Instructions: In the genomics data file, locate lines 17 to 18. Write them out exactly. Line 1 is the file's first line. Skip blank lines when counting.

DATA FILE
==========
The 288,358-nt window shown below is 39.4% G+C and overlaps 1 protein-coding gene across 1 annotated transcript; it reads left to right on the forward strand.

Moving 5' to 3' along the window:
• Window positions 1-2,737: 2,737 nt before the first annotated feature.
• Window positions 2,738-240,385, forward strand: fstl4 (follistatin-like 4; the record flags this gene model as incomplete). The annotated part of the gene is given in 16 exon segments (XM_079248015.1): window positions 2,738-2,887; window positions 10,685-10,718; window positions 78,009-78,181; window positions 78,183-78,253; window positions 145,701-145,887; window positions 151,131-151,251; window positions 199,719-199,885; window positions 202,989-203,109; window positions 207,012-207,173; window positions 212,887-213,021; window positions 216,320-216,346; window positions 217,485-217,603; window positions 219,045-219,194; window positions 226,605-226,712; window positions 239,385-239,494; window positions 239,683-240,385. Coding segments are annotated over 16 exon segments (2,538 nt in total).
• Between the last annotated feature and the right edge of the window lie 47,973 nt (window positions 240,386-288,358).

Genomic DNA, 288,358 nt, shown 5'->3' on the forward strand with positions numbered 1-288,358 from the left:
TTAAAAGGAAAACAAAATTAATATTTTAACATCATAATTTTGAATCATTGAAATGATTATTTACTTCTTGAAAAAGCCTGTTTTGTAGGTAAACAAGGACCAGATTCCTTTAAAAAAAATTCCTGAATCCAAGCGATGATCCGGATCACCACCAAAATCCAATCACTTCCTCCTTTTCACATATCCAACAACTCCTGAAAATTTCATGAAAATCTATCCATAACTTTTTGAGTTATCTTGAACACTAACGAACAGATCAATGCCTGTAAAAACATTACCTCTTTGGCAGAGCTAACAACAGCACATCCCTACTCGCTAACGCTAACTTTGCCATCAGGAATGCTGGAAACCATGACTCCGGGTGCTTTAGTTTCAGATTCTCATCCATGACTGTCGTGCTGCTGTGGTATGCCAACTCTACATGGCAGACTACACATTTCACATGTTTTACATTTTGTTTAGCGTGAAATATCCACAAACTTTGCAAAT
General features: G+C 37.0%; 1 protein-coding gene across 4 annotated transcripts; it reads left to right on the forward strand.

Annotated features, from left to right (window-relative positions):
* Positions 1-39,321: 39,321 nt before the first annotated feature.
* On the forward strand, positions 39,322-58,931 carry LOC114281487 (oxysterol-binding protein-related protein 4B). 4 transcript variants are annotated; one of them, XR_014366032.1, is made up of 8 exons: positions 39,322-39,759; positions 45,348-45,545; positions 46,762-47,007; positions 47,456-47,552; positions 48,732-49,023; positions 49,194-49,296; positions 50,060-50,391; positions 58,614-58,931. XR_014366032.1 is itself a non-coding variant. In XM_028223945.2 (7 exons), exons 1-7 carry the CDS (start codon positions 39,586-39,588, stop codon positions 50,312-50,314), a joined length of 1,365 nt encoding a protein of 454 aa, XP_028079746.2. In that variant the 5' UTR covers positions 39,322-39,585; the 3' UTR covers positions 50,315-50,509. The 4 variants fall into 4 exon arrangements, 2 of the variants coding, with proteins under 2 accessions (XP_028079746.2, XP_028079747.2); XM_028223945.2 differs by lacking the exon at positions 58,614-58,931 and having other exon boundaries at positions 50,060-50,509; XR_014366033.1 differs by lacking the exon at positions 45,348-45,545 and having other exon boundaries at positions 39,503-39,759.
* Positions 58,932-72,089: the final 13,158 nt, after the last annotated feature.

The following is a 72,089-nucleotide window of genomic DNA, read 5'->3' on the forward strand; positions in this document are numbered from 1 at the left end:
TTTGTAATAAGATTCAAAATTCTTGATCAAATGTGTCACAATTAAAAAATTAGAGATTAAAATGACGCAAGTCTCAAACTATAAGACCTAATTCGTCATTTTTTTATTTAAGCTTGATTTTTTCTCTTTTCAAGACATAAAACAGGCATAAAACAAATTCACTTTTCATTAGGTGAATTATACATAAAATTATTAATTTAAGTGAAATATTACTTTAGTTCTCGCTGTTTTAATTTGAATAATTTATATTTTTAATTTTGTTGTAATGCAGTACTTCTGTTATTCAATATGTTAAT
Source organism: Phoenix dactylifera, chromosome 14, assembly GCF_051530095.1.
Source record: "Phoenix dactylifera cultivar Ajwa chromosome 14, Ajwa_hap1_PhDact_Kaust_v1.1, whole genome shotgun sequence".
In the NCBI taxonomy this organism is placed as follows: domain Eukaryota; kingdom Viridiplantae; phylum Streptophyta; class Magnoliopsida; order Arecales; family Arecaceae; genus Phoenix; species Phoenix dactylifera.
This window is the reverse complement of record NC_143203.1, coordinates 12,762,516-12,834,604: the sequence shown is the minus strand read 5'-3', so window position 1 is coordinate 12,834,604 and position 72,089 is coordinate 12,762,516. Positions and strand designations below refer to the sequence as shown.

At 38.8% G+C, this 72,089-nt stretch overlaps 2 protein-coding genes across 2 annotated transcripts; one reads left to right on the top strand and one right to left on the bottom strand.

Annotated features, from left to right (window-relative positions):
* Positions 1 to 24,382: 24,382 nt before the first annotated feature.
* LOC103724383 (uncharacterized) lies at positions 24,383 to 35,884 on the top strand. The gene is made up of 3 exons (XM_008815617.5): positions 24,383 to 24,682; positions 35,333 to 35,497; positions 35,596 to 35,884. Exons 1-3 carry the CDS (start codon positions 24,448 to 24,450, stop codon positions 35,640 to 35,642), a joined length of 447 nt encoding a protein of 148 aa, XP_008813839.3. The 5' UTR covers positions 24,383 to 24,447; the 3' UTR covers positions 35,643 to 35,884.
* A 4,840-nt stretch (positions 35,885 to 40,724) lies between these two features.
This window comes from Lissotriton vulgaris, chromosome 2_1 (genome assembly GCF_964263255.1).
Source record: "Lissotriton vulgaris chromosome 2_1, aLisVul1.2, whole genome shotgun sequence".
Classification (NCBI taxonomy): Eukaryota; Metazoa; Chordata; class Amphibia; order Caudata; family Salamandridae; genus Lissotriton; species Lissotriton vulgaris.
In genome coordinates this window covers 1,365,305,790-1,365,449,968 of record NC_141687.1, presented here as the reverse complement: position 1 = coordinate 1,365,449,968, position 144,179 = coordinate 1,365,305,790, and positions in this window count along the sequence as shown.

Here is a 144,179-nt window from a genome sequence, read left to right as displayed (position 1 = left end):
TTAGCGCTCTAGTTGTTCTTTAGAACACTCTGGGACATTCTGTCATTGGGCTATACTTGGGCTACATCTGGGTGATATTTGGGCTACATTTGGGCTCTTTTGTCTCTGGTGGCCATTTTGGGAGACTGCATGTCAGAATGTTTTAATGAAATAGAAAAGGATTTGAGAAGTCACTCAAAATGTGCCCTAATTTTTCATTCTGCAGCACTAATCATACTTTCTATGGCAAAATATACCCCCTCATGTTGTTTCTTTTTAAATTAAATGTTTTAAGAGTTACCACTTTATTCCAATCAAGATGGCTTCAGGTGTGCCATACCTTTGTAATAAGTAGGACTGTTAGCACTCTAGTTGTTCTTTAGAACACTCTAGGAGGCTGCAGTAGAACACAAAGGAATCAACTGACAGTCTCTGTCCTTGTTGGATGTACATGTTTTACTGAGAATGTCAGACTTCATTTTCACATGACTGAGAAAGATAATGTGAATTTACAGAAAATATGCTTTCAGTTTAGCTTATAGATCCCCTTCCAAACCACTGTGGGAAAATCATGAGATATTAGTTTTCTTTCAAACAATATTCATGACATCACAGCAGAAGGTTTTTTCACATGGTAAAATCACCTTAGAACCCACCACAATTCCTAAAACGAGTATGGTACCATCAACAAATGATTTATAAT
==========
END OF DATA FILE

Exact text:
In the NCBI taxonomy this organism is placed as follows: domain Eukaryota; kingdom Viridiplantae; phylum Streptophyta; class Magnoliopsida; order Arecales; family Arecaceae; genus Phoenix; species Phoenix dactylifera.
This window is the reverse complement of record NC_143203.1, coordinates 12,762,516-12,834,604: the sequence shown is the minus strand read 5'-3', so window position 1 is coordinate 12,834,604 and position 72,089 is coordinate 12,762,516. Positions and strand designations below refer to the sequence as shown.